Management Consulting – When advice alone is not enough

As a lifelong consultant, I have been frequently asked why companies can’t sort their own problems. The answer is very simple. We operate in a global economy within which the speed of change in the marketplace is faster than the ability of the incumbent organisations to adapt or get ahead of the new breed of competitors. This response often gets challenged by statements like “so, except the fancy words what makes consultants so special!”.  This is always tough to answer as I have to explain what I do without using consulting lingo, which is not easy for most of us consultants!

As management consultants, we are experts in some aspects of business. The need for business and management experts is more evident when the business environment is changing, which has been consistent for decades. However, in the past number of years, there has been a significant change in the way consumers purchase products and services.

Based on research carried out by PayPal, the percentage of retail online sales has been increasing steadily every year, reaching 8.8% in 2018. Cross-border shopping is becoming the norm among online shoppers. USA and China are the most popular cross-border destinations, capturing 21% and 26% of online transactions.

Ireland, relative to its population, has the highest number of cross-border transactions. 80% of Irish online shoppers purchase goods from international merchants annually. This resulted in €2.7 billion of cross-border purchases in 2018.

As money is no more than a few digits on a computer, retail banks are going to seriously feel the change. According to Eurostat, the usage of internet banking in Ireland has steadily increased from 30% of the population in 2009 to 58% in 2018.  While the rate of change of moving to online banking has been significant in Ireland, by the end of 2018, 73% of UK and 89% of Denmark, Belgium and Finland populations were banking online.

According to the consumer group Which?,  3,033 UK bank branches have closed in the past four years. In Ireland, Financial Services Union has stated that 129 bank branches were closed between 2012 and 2018. While, these changes have been necessary for retail banks to survive, closing branches will not be enough.

The new banking legislation, PSD2, will end the banks sole ownership of customer’s account information and payment services. This means while our money will continue to reside in our current banks (accounts) all the customer facing activities can be offered by third parties more cheaply and effectively. In addition, the emerging digital banks, such as Revolut, are providing new and enhanced services to their customers at a significantly lower cost.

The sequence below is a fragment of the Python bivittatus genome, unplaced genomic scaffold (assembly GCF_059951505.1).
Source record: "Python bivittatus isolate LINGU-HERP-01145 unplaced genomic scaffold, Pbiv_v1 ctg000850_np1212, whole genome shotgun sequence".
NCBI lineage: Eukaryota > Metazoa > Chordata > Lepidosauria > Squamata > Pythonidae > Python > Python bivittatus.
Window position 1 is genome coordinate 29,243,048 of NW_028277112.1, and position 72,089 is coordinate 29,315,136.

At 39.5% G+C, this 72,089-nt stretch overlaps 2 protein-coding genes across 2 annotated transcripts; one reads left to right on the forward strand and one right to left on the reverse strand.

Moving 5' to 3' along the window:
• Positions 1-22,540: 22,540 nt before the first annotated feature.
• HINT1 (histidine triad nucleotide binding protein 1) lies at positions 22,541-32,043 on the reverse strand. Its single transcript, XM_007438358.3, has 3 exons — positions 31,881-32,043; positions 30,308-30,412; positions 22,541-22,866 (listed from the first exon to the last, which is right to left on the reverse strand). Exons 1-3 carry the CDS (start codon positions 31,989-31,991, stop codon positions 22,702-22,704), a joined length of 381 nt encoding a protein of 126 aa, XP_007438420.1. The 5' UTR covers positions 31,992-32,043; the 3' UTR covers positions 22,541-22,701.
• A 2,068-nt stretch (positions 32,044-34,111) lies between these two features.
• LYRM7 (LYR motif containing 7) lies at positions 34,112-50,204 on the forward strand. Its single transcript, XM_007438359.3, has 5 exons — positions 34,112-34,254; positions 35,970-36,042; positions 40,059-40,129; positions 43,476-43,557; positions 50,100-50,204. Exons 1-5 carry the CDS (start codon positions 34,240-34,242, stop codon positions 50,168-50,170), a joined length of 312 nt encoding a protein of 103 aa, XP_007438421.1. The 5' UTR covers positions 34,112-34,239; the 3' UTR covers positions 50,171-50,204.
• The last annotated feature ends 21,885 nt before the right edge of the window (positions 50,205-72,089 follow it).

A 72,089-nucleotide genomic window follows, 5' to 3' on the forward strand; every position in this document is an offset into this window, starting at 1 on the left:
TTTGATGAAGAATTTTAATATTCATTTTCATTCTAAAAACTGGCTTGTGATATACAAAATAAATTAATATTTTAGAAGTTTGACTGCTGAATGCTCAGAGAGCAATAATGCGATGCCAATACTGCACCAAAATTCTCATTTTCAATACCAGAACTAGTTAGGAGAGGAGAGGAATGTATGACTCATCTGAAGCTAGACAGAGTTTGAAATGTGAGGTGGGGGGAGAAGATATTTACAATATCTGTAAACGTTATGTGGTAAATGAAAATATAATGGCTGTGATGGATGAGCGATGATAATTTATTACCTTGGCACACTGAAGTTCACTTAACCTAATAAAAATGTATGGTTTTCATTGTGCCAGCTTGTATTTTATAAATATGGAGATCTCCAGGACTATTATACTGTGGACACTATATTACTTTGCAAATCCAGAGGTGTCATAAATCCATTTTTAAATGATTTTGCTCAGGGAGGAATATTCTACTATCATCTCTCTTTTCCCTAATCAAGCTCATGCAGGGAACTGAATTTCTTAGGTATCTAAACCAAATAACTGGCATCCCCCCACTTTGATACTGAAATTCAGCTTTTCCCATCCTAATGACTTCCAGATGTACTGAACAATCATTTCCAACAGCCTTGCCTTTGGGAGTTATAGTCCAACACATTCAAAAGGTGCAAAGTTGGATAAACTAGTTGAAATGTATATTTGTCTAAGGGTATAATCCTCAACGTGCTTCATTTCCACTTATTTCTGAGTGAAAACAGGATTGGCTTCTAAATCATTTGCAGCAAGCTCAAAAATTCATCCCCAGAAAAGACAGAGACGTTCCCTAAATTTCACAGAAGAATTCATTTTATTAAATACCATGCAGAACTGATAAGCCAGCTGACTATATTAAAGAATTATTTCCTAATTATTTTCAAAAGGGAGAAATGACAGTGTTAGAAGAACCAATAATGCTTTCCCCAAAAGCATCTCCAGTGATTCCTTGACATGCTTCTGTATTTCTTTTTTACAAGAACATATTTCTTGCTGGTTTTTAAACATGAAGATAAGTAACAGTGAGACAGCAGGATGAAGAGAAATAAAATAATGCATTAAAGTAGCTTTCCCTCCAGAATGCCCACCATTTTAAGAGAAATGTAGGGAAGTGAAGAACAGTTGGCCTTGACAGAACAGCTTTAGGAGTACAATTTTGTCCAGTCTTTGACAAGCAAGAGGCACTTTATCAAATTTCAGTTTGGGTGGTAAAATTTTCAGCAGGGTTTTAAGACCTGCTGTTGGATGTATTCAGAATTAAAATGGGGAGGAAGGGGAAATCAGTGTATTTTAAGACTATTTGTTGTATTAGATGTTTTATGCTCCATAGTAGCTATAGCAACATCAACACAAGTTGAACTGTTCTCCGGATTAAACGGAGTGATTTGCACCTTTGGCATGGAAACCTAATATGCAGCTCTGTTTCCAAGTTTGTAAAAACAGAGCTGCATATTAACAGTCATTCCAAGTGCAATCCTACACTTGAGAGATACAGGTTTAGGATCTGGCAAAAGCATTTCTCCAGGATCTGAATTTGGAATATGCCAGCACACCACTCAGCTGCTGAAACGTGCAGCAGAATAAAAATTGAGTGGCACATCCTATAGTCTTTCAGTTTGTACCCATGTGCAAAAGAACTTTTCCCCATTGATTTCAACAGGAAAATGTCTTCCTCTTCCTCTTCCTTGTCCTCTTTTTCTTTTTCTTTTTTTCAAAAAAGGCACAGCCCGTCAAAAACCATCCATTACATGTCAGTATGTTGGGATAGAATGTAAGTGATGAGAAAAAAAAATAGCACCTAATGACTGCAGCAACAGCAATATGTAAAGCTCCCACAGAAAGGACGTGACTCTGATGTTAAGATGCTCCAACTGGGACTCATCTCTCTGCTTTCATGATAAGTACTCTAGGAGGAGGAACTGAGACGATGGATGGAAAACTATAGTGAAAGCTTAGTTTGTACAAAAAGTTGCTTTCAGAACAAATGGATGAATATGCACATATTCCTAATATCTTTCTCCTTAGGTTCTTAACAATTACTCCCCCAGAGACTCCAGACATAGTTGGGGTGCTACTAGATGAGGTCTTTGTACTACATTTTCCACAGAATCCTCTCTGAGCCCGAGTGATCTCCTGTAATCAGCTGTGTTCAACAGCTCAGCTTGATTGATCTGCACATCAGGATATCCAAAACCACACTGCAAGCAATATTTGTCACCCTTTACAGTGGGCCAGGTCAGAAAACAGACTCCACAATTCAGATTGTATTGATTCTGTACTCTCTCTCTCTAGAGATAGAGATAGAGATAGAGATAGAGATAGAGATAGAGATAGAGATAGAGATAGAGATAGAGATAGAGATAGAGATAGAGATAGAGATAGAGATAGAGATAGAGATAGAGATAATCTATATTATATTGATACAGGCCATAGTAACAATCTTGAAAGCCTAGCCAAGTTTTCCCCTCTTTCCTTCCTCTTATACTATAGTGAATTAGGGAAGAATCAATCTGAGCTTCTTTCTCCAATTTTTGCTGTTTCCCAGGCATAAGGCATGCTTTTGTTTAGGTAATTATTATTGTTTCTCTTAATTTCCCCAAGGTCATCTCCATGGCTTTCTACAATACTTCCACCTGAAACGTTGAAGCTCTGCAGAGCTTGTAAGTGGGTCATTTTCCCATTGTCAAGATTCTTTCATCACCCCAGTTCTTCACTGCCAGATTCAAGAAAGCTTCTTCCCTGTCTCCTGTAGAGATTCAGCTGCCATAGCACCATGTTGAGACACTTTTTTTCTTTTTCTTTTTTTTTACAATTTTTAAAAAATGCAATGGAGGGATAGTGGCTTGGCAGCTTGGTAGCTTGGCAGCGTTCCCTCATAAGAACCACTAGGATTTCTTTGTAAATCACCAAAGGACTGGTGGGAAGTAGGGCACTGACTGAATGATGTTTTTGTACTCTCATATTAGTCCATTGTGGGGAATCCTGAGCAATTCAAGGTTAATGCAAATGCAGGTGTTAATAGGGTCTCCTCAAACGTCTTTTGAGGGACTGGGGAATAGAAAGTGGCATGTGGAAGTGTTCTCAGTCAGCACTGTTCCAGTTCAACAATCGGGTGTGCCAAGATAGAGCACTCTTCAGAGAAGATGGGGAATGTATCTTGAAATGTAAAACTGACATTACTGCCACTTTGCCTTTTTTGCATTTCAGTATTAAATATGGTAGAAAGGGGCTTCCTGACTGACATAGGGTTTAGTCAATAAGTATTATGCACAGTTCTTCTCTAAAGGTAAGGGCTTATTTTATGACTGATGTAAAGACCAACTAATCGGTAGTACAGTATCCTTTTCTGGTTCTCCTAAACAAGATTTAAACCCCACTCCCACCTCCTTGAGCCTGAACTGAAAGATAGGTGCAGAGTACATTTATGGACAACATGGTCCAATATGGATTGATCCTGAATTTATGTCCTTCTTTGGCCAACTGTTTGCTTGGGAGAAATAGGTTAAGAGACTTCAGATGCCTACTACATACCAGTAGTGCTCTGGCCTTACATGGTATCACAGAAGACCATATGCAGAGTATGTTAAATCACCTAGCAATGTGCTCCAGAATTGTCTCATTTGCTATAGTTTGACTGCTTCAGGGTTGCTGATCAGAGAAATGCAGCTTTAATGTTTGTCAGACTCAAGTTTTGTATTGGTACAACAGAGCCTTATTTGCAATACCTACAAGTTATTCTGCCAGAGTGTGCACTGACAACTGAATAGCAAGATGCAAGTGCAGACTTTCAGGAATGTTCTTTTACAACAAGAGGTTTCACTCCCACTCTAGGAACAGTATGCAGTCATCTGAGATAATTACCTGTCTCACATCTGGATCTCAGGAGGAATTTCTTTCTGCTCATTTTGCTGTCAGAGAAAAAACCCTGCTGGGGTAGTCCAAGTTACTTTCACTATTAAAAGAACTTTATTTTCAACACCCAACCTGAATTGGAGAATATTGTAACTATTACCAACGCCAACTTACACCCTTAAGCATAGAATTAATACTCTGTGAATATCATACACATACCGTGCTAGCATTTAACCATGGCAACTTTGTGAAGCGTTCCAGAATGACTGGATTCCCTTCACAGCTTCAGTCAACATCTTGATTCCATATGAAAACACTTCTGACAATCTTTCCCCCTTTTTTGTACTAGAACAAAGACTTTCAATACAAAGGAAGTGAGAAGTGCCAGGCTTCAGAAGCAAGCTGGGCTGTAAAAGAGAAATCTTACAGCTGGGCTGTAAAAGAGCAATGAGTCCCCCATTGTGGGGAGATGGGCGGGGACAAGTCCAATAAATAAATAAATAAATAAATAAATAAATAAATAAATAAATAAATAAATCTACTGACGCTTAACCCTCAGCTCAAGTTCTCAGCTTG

For the incumbents to compete with the newly established digital-age companies have many challenges. These newcomers do not have the burden of unruly and fragmented technical infrastructures that have evolved over decades. Above all, their business structures and mindsets encourage customer centricity as well as innovation and flexibility, enabling them to significantly change consumers’ expectations.

There is nothing new in what you have read so far. It’s all common knowledge. In fact, if we examine the number of the British motor companies of the 60s, independent disk drive companies of 70s, computer companies of 80s, music and video related companies of 90s that are still in business we will notice that even disruption of the market through technology is not a new phenomenon. The question is what caused these failures.

When we examined the history of some of the companies that have disappeared (e.g. Digital Equipment Corporation employing 1,200 at its peak in Galway) it became clear that the most consistent pattern of failure of those companies has been the lack of ability to lead when technologies and/or markets changed.

Now let’s get back to the original question i.e. what is the value of hiring consultants?

Since its inception in the 1960s Management Consultancy industry has significantly grown to a multibillion-dollar industry, expected to reach €198 billion globally. This growth is largely due to expansion of consultancy services from initially focusing on solving critical business issues to include implementing change and provision of skilled personnel for implementing business & IT change initiatives.

Today’s critical business issue for our customers is the transformation their businesses such that they can retain their customers and to grow their market shares. We, as consultants, understand the impact of change on the future of our clients’ industries as well as their capacity to change. We use these together with many years of experience in leading change initiatives to support our clients to develop roadmaps and to transform their businesses.

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